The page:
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Putting someone's life on the line means giving someone else the ability to decide who dies. I don't trust any group of people enough to make that decision, and even if I did, I wouldn't have faith that they wouldn't lose it over time.

Even when it is clear who did the wrong, it is not so clear why the individual did, and from where the directive and pressures came. IMO systemic problems are rarely corrected by making an example of offenders. Often, offenders are simply the most vulnerable within the corrupt system, and their fate does not powerfully influence the nature of it. When the Mob wants a strip club blown up, they pick a lackey, and put him in a position where he can't say no. The Mob operates under the assumption that the lackey is likely to get caught and punished.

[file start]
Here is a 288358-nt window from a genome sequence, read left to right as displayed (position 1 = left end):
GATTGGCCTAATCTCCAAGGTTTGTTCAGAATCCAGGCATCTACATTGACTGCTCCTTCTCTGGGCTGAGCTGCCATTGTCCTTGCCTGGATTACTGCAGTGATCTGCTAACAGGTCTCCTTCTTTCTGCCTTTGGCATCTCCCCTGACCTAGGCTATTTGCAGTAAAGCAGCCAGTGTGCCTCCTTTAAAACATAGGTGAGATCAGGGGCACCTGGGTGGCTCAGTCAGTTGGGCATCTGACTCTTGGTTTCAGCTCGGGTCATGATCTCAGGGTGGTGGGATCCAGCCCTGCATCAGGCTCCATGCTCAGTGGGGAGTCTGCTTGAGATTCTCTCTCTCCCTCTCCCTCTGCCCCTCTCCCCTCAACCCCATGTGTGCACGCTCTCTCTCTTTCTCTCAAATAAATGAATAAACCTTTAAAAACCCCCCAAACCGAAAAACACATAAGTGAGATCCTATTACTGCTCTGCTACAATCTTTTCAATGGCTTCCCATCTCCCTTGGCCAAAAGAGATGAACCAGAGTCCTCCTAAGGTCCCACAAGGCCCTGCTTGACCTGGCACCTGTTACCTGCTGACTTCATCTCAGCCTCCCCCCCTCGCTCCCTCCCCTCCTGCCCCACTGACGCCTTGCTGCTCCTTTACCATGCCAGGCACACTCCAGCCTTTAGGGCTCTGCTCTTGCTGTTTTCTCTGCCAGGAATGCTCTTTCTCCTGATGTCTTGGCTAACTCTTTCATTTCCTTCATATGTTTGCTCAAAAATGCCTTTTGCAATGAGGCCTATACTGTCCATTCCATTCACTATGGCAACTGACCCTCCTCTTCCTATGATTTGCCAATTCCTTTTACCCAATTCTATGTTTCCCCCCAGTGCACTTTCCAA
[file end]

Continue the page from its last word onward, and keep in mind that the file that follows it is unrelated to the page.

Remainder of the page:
The CIA recommends that operatives get insurance for when they might get pinned for something that the CIA is not willing to admit that they directed the operative to do.